And by that I mean nothing more sinister than parking them in front of a television screen with a bag of crisps, while you engage in more adult behaviour. By which I mean food and drink. Or you could always leave them outside the restaurant in your parked car. In the dark. While you eat.
It’s (British) adult behaviour at its weirdest.
I was enraged – yet again – by the Guardian’s travel section on ‘Where to stay’ by Sally Shalam. The lovely hotel with the wonderful food that she writes about is great if you’re encumbered by children. ‘En route to the restaurant, we spot a TV area with books and videos – you could park the kids here and have what a menu on the bar calls “posh afternoon tea”‘.
Quite. Of course you could. Did the grandparents not want to mind the little darlings then? There must have been some purpose to them being with you? Perhaps they look cute in the holiday snaps?
It’s hardly surprising British children don’t learn to go places or eat normal adult food. They’re never included.
We’re such clueless idiots that we’ve taken Offspring to most things we’ve done, however pitiful the number of those occasions might be. If we eat out they come too. If they weren’t invited to daytime ‘parties’ we tended not to go either. There was the family wedding that was to be so perfect they banned children. (To be honest, I would probably not have enjoyed it, had I attended.)
The – fancy – hotel that expected the child below the age of 12 to dine at the children’s hour, on baked beans and the like, while the older child was welcome(ish) in the real dining room at the later time. We insisted on the baked beans and the child to be allowed to dine with her family. Was she meant to sit alone in the hotel room while we ate?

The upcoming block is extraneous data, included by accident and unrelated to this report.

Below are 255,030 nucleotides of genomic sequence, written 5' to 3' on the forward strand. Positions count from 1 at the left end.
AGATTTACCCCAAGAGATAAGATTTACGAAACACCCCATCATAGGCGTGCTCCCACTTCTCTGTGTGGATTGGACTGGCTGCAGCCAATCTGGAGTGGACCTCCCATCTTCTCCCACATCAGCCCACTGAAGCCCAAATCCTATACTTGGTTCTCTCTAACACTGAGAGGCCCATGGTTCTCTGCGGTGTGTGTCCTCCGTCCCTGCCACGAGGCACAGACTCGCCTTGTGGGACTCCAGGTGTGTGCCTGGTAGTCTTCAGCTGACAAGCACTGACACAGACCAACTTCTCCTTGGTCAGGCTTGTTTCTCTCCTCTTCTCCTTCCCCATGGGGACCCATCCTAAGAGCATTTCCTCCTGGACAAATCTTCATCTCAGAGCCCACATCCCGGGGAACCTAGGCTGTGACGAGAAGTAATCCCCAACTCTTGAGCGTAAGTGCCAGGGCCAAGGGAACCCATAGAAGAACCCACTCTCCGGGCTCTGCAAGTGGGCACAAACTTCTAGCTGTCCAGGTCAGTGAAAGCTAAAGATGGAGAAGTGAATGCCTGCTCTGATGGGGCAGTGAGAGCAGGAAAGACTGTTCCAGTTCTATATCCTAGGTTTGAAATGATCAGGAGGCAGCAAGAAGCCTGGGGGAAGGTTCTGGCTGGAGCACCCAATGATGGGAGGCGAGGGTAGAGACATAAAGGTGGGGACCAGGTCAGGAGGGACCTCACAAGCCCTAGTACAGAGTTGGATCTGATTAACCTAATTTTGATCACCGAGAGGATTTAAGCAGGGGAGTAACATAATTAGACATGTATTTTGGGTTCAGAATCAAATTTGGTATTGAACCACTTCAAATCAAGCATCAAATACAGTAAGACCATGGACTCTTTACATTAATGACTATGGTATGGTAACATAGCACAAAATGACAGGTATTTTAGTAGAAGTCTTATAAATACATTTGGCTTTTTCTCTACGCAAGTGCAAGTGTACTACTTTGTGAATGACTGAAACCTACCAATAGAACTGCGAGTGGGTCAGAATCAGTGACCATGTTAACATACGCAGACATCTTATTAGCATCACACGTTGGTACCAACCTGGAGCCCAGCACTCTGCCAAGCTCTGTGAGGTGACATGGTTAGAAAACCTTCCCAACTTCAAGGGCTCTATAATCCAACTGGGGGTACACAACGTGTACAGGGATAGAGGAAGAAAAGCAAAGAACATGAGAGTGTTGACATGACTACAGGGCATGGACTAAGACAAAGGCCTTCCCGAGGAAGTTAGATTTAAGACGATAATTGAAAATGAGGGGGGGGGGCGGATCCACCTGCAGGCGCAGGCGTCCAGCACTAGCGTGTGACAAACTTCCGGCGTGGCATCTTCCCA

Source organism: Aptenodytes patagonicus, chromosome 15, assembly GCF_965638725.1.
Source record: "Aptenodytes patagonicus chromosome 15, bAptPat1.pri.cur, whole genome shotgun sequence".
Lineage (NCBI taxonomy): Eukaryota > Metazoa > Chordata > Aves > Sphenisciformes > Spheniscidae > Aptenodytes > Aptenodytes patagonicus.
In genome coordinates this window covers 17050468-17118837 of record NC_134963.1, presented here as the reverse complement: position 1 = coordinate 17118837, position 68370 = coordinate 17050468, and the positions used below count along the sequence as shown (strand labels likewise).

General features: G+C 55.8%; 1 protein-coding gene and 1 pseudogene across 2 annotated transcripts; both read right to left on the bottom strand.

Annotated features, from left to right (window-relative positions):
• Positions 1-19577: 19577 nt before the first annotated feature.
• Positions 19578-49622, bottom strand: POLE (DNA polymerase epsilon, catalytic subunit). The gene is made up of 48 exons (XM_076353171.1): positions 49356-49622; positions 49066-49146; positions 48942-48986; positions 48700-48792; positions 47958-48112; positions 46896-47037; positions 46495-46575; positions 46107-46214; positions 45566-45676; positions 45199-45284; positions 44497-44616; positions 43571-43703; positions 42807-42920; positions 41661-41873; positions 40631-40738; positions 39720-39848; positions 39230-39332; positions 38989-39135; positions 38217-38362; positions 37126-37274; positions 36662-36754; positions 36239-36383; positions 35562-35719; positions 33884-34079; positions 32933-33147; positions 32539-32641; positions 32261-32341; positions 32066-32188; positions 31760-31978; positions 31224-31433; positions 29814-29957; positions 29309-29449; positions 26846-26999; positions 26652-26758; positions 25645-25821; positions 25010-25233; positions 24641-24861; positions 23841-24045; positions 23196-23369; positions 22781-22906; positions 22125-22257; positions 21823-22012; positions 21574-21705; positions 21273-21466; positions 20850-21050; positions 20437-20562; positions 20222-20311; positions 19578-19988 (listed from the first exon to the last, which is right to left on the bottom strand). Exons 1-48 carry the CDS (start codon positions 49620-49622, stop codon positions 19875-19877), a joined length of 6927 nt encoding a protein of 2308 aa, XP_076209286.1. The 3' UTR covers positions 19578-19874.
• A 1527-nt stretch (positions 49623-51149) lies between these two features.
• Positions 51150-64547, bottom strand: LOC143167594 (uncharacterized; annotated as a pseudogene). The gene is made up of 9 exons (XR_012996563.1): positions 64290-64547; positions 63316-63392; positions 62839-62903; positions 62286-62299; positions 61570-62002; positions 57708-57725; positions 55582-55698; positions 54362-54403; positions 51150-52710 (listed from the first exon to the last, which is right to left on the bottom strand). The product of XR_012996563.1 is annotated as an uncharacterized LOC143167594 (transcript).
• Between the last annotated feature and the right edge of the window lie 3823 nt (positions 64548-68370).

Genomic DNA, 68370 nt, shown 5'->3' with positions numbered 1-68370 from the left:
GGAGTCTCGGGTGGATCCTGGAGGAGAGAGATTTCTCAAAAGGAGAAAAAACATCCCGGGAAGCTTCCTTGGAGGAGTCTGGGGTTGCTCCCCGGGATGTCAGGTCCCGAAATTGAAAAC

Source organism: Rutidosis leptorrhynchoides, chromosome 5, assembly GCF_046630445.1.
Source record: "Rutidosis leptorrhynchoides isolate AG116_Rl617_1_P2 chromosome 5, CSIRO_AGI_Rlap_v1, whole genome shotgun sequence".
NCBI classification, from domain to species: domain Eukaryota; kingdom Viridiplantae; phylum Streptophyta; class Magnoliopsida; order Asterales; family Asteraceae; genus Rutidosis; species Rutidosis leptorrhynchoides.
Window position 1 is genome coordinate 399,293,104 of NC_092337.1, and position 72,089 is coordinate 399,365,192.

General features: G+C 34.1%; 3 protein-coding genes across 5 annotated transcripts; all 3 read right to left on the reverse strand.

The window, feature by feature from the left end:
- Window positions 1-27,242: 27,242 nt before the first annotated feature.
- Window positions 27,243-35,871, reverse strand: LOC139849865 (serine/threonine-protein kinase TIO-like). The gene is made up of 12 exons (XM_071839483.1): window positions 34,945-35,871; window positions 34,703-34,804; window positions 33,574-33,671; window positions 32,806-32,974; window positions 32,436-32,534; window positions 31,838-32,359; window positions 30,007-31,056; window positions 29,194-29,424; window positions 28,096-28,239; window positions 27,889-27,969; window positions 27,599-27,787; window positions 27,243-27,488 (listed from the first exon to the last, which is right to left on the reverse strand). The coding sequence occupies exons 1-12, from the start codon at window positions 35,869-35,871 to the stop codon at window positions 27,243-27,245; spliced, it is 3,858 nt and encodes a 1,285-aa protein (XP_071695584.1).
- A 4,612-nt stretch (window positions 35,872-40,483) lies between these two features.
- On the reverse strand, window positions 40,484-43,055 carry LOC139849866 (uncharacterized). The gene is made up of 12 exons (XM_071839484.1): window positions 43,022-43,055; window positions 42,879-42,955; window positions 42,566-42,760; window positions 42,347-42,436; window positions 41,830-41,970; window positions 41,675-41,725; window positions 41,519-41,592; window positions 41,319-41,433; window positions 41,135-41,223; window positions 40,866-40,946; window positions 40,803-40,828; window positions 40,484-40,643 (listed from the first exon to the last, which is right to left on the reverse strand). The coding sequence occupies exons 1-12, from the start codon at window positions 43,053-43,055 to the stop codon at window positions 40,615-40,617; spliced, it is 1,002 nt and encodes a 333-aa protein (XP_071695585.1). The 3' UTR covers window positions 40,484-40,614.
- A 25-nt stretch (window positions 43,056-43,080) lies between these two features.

They got their revenge the next morning when the waiter snootily informed us the establishment was far too grand to serve baked beans. At all.
As a little witch I was always included in adult dos, and taken to proper restaurants. I somehow grew up with the idea that Mother-of-witch liked my company. I somehow find I quite like the company of Offspring, too. Now that they are old enough to be left alone in hotel rooms, I still don’t feel it’s the point of holidays.
We always made it very clear on invitations to parties that we actively wanted people to bring their children. Generally they arrived childless, because they ‘knew we didn’t really mean it’. As hosts you look a wee bit stupid having hired that bouncy castle, but never mind.
So whether children, when they grow up, do what their parents did because it feels natural, or because they want revenge, I have no idea. But it’s good that a liberal newspaper like the Guardian is at the forefront of parents’ lib.
Getting a babysitter is one solution, though I tended to feel I wanted to enjoy Offspring’s company rather than leaving that to someone else.
And if you’re really pushed, I suggest you lock them in the car outside the restaurant. A bag of crisps will suffice while the adults force some nice food down themselves. (In fairness, I have only seen this once. It might not be a widespread tradition.)